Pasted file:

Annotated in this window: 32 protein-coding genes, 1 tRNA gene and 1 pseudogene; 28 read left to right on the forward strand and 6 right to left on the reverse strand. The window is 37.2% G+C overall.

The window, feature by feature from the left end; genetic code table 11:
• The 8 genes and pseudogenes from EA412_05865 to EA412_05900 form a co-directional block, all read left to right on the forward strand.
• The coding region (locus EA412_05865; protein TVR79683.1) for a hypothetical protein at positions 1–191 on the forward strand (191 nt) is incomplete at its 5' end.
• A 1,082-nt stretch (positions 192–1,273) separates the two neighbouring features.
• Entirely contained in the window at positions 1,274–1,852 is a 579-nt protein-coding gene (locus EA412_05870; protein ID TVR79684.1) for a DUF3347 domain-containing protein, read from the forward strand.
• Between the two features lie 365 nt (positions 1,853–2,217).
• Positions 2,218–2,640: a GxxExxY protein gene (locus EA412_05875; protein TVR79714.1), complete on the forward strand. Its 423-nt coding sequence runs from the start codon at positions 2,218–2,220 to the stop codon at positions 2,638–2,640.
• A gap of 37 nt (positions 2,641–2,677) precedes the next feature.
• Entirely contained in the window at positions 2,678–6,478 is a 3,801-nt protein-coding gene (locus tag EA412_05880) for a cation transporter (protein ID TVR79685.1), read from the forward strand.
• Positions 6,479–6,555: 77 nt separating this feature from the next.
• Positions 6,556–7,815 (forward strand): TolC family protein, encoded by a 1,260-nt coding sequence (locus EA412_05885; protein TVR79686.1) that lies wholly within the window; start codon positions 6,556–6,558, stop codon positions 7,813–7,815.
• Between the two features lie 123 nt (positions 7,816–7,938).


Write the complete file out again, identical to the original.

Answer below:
Annotated in this window: 32 protein-coding genes, 1 tRNA gene and 1 pseudogene; 28 read left to right on the forward strand and 6 right to left on the reverse strand. The window is 37.2% G+C overall.

The window, feature by feature from the left end; genetic code table 11:
• The 8 genes and pseudogenes from EA412_05865 to EA412_05900 form a co-directional block, all read left to right on the forward strand.
• The coding region (locus EA412_05865; protein TVR79683.1) for a hypothetical protein at positions 1–191 on the forward strand (191 nt) is incomplete at its 5' end.
• A 1,082-nt stretch (positions 192–1,273) separates the two neighbouring features.
• Entirely contained in the window at positions 1,274–1,852 is a 579-nt protein-coding gene (locus EA412_05870; protein ID TVR79684.1) for a DUF3347 domain-containing protein, read from the forward strand.
• Between the two features lie 365 nt (positions 1,853–2,217).
• Positions 2,218–2,640: a GxxExxY protein gene (locus EA412_05875; protein TVR79714.1), complete on the forward strand. Its 423-nt coding sequence runs from the start codon at positions 2,218–2,220 to the stop codon at positions 2,638–2,640.
• A gap of 37 nt (positions 2,641–2,677) precedes the next feature.
• Entirely contained in the window at positions 2,678–6,478 is a 3,801-nt protein-coding gene (locus tag EA412_05880) for a cation transporter (protein ID TVR79685.1), read from the forward strand.
• Positions 6,479–6,555: 77 nt separating this feature from the next.
• Positions 6,556–7,815 (forward strand): TolC family protein, encoded by a 1,260-nt coding sequence (locus EA412_05885; protein TVR79686.1) that lies wholly within the window; start codon positions 6,556–6,558, stop codon positions 7,813–7,815.
• Between the two features lie 123 nt (positions 7,816–7,938).